Anne Wicklund published a book called: Handbook for Service Dogs to clear up incorrect beliefs about service dogs. She and her husband trained two German shepherd guide dogs after her husband, Wayne, began losing hearing and developed lung disease in 2001. Wicklund stresses that service dogs can be fun, can be big or small, and can live in a house where a child is present or another dog lives. Her book also details legal protections, specifically how the ADA permits service dogs to accompany individuals into places the public is allowed to go.   Read more at:

Long Wait Times Plague Social Security Disability Process

Overburdened administrative judges are working through huge caseloads of these appeals all over America, but Miami has the country's longest average wait for a hearing, at 22 months. While they wait, many slip into poverty, burdening their families and dragging down the economy. The roughly $126 billion Social Security disability program is funded through payroll taxes and keeps many of America's most vulnerable people off the streets. One million hearings are pending, and it makes sense for them to keep pushing: Just under half of applicants eventually get the benefits, including millions who convince an administrative law judge on appeal that their disability makes a job impossible. Three years ago, the agency tried to resolve these appeals more quickly by limiting caseloads, but then judges felt pressure to approve more cases, and since approvals take far less time and paperwork than denials, the program's overall cost soared. Overall approval rates have decreased from 56% in 2011 to 44% this year. The agency's current goal is to reduce the wait to 270 days or less by 2020. Read more at:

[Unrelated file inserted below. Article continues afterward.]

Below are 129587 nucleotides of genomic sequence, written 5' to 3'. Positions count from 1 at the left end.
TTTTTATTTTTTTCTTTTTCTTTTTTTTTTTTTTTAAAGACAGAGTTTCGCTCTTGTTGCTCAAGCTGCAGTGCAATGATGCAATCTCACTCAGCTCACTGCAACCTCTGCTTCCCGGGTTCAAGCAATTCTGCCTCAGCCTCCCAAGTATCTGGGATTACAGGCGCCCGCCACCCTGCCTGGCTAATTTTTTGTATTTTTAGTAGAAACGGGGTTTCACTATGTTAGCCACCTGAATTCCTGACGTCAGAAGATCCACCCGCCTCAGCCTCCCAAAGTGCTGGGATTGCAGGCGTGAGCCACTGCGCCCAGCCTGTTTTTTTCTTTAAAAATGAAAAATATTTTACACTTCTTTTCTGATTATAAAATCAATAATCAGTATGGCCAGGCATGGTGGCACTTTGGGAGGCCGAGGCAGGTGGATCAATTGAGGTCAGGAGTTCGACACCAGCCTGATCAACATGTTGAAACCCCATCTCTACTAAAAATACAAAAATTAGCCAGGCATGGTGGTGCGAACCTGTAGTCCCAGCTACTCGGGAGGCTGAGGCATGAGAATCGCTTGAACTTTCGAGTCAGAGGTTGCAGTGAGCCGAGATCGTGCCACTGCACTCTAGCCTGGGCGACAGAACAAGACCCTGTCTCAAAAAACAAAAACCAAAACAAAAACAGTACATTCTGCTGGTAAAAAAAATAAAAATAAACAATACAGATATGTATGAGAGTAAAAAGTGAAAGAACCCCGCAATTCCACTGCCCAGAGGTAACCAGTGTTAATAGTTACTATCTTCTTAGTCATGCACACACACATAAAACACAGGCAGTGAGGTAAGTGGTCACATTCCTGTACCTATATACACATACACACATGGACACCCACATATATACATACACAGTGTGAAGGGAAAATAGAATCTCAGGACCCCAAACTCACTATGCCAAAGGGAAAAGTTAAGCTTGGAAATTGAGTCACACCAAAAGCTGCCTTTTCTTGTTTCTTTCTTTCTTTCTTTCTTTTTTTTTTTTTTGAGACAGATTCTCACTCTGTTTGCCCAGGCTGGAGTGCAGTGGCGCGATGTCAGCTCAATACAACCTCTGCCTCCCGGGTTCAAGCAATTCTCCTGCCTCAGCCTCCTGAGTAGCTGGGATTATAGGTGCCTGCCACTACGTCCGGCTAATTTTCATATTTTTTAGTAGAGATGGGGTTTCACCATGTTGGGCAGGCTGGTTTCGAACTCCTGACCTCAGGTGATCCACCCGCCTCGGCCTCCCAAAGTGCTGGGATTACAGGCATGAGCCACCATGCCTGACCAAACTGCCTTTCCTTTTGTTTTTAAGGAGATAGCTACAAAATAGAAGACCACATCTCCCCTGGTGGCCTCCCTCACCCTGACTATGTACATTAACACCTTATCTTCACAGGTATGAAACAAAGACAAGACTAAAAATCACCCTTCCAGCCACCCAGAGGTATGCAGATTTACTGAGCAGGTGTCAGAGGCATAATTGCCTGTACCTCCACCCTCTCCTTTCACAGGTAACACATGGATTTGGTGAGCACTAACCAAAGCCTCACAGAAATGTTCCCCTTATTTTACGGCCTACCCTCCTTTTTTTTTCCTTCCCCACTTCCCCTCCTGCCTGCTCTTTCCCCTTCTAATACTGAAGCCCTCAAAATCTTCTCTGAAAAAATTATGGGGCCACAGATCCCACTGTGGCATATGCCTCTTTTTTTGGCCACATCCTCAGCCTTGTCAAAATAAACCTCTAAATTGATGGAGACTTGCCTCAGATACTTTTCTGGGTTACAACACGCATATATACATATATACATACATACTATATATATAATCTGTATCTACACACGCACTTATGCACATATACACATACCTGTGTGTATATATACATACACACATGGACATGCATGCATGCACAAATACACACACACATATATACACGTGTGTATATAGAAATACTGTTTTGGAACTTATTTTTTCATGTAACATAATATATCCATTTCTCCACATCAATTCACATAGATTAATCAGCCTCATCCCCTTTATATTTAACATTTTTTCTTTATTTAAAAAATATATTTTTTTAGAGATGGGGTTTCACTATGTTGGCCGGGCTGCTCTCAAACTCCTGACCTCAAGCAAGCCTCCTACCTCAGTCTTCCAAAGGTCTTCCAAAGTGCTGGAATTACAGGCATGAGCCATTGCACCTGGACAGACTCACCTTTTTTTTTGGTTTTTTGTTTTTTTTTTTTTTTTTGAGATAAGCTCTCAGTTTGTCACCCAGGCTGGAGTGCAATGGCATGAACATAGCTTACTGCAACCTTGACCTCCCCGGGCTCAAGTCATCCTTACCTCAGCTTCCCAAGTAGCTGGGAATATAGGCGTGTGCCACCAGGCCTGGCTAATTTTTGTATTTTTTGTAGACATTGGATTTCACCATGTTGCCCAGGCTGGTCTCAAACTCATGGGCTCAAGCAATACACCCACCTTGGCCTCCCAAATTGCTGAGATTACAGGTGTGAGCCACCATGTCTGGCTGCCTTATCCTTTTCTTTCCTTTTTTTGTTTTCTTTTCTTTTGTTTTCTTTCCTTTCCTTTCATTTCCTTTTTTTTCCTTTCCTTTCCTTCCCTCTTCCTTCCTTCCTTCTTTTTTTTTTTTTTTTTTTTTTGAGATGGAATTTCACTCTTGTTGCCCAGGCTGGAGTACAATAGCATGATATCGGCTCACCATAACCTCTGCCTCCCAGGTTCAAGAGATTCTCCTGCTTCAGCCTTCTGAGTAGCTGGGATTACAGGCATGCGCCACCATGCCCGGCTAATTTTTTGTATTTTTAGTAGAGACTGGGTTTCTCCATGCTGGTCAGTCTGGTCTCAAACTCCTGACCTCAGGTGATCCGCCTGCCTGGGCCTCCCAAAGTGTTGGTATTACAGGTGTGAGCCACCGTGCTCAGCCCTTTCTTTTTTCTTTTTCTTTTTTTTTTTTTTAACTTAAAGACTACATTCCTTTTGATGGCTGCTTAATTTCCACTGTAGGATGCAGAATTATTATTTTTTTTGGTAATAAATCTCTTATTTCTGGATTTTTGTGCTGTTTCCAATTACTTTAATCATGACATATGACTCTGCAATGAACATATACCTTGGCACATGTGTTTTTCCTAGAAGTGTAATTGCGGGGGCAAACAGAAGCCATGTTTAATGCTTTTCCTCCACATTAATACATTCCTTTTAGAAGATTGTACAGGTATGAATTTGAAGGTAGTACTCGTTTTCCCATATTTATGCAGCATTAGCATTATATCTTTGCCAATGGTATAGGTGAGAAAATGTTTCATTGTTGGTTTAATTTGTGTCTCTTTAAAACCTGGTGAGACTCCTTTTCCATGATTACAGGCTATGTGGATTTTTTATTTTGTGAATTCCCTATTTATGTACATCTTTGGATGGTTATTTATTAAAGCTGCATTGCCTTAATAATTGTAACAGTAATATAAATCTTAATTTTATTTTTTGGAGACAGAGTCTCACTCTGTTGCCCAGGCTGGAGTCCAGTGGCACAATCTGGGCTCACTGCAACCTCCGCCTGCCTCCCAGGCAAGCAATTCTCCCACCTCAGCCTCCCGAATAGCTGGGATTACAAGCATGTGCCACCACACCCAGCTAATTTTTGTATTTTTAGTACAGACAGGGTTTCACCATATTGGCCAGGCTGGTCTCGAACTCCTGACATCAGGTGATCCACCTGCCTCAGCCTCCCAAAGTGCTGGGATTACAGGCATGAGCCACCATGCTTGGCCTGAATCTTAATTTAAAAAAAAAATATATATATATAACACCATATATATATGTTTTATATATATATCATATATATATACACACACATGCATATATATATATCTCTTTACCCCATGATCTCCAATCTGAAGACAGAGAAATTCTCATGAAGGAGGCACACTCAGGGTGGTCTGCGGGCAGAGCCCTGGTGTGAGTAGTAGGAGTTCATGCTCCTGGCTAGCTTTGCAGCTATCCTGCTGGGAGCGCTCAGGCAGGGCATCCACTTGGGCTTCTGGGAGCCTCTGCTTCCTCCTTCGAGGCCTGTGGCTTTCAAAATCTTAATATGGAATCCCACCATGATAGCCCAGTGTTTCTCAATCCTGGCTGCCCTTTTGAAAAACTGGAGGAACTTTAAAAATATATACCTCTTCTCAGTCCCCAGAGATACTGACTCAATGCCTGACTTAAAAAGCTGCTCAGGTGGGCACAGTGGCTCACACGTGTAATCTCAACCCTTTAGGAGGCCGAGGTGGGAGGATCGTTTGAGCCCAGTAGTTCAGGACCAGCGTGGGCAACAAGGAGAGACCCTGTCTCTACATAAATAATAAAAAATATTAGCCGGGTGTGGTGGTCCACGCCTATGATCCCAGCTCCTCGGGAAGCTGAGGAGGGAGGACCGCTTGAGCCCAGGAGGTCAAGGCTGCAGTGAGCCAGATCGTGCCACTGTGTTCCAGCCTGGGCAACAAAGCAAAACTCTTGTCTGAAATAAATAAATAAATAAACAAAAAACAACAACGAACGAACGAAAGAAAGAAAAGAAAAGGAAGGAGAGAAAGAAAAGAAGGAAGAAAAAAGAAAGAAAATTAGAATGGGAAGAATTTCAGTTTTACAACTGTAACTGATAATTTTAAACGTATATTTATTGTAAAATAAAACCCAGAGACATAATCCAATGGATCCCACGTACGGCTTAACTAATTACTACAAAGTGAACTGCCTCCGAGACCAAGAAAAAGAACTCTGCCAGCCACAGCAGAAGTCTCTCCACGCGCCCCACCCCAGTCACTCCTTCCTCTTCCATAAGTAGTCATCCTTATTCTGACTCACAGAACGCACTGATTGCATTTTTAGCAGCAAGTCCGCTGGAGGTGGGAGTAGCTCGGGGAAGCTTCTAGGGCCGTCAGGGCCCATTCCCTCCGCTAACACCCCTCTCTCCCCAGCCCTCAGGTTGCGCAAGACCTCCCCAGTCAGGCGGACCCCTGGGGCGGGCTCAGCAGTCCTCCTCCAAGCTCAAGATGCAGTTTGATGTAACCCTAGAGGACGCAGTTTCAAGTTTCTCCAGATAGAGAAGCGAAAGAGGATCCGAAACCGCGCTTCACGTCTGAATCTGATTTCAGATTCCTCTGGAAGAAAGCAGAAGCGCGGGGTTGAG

Opportunities for You!

Protruding Objects-Free Webinar

Presented by: Rex Pace, Senior Accessibility Specialist and Technical Assistance Coordinator, U.S. Access Board; and Earlene Sesker, Accessibility Specialist, U.S. Access Board

Protruding objects provisions (Sections 204 and 307 (F307)) in the standards, limit the projection of objects into circulation paths to prevent hazards to people with vision impairments. These requirements apply to all circulation paths and are not limited to accessible routes. Circulation paths include interior and exterior walks, paths, hallways, courtyards, elevators, platform lifts, ramps, stairways, and landings. This session will address more frequently asked questions about protruding objects such as post-mounted objects, drinking fountains, and more. To register for this webinar, visit:

Special Spotlight:  

New Technical Assistance Document Addresses ADA Title II Obligations re: Curb Ramps when Streets are resurfaced

The U.S. DOJ and U.S. DOT have issued a new technical assistance document on Title II of the ADA requirements to provide curb ramps when streets, roads, or highways are altered through resurfacing. This document responds to frequently asked questions that the Federal Highway Administration (FHWA) has received since the initial technical assistance document on this topic was published in 2013. In order to fully address some questions, the applicable requirements of Section 504 of the Rehabilitation Act of 1973 that apply to public entities receiving Federal funding from DOT, either directly or indirectly, are also discussed in this Supplement to the original technical assistance document. You can view the document here: